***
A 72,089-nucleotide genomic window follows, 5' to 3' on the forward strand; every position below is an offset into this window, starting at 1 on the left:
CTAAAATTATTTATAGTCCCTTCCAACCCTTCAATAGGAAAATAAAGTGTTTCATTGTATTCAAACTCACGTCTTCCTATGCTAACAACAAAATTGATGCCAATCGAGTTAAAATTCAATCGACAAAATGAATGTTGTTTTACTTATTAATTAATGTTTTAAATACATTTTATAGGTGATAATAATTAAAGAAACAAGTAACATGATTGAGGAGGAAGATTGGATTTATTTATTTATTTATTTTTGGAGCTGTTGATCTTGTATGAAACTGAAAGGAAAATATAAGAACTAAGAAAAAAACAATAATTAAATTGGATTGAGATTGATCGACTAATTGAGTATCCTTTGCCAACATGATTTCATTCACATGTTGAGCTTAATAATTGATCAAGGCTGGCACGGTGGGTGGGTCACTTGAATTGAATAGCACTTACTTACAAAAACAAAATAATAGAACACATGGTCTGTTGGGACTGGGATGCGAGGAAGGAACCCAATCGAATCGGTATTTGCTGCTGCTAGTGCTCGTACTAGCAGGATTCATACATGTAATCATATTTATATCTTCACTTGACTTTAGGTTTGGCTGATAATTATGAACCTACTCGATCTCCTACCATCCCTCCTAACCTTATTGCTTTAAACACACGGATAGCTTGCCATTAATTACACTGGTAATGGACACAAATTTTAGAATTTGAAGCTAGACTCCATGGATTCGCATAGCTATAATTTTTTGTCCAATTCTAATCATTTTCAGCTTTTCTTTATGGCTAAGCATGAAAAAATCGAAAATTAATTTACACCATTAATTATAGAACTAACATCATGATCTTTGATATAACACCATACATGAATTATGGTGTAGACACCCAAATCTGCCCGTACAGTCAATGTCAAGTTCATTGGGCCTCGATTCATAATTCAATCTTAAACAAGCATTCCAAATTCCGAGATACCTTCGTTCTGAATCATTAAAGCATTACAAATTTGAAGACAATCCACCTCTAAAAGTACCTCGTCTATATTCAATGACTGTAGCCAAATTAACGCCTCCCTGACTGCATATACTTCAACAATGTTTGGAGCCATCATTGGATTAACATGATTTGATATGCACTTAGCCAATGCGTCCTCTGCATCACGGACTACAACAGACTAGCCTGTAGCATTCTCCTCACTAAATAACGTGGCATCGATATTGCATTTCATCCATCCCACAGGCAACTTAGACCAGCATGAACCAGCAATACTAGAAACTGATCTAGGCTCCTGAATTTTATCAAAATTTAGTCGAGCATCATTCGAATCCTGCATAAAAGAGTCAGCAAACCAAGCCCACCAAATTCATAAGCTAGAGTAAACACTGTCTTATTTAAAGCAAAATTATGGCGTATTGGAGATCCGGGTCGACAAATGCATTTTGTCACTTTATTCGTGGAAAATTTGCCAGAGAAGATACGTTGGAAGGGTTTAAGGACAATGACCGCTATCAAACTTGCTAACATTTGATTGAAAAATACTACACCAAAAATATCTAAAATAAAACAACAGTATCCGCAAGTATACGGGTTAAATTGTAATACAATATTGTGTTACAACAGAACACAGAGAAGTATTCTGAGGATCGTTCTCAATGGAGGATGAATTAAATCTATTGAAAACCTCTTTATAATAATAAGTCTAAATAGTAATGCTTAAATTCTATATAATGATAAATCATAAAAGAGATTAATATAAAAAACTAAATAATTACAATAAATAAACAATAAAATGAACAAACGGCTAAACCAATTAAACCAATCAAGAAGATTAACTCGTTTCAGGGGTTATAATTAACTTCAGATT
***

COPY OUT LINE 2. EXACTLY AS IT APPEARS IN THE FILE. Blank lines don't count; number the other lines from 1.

CTAAAATTATTTATAGTCCCTTCCAACCCTTCAATAGGAAAATAAAGTGTTTCATTGTATTCAAACTCACGTCTTCCTATGCTAACAACAAAATTGATGCCAATCGAGTTAAAATTCAATCGACAAAATGAATGTTGTTTTACTTATTAATTAATGTTTTAAATACATTTTATAGGTGATAATAATTAAAGAAACAAGTAACATGATTGAGGAGGAAGATTGGATTTATTTATTTATTTATTTTTGGAGCTGTTGATCTTGTATGAAACTGAAAGGAAAATATAAGAACTAAGAAAAAAACAATAATTAAATTGGATTGAGATTGATCGACTAATTGAGTATCCTTTGCCAACATGATTTCATTCACATGTTGAGCTTAATAATTGATCAAGGCTGGCACGGTGGGTGGGTCACTTGAATTGAATAGCACTTACTTACAAAAACAAAATAATAGAACACATGGTCTGTTGGGACTGGGATGCGAGGAAGGAACCCAATCGAATCGGTATTTGCTGCTGCTAGTGCTCGTACTAGCAGGATTCATACATGTAATCATATTTATATCTTCACTTGACTTTAGGTTTGGCTGATAATTATGAACCTACTCGATCTCCTACCATCCCTCCTAACCTTATTGCTTTAAACACACGGATAGCTTGCCATTAATTACACTGGTAATGGACACAAATTTTAGAATTTGAAGCTAGACTCCATGGATTCGCATAGCTATAATTTTTTGTCCAATTCTAATCATTTTCAGCTTTTCTTTATGGCTAAGCATGAAAAAATCGAAAATTAATTTACACCATTAATTATAGAACTAACATCATGATCTTTGATATAACACCATACATGAATTATGGTGTAGACACCCAAATCTGCCCGTACAGTCAATGTCAAGTTCATTGGGCCTCGATTCATAATTCAATCTTAAACAAGCATTCCAAATTCCGAGATACCTTCGTTCTGAATCATTAAAGCATTACAAATTTGAAGACAATCCACCTCTAAAAGTACCTCGTCTATATTCAATGACTGTAGCCAAATTAACGCCTCCCTGACTGCATATACTTCAACAATGTTTGGAGCCATCATTGGATTAACATGATTTGATATGCACTTAGCCAATGCGTCCTCTGCATCACGGACTACAACAGACTAGCCTGTAGCATTCTCCTCACTAAATAACGTGGCATCGATATTGCATTTCATCCATCCCACAGGCAACTTAGACCAGCATGAACCAGCAATACTAGAAACTGATCTAGGCTCCTGAATTTTATCAAAATTTAGTCGAGCATCATTCGAATCCTGCATAAAAGAGTCAGCAAACCAAGCCCACCAAATTCATAAGCTAGAGTAAACACTGTCTTATTTAAAGCAAAATTATGGCGTATTGGAGATCCGGGTCGACAAATGCATTTTGTCACTTTATTCGTGGAAAATTTGCCAGAGAAGATACGTTGGAAGGGTTTAAGGACAATGACCGCTATCAAACTTGCTAACATTTGATTGAAAAATACTACACCAAAAATATCTAAAATAAAACAACAGTATCCGCAAGTATACGGGTTAAATTGTAATACAATATTGTGTTACAACAGAACACAGAGAAGTATTCTGAGGATCGTTCTCAATGGAGGATGAATTAAATCTATTGAAAACCTCTTTATAATAATAAGTCTAAATAGTAATGCTTAAATTCTATATAATGATAAATCATAAAAGAGATTAATATAAAAAACTAAATAATTACAATAAATAAACAATAAAATGAACAAACGGCTAAACCAATTAAACCAATCAAGAAGATTAACTCGTTTCAGGGGTTATAATTAACTTCAGATT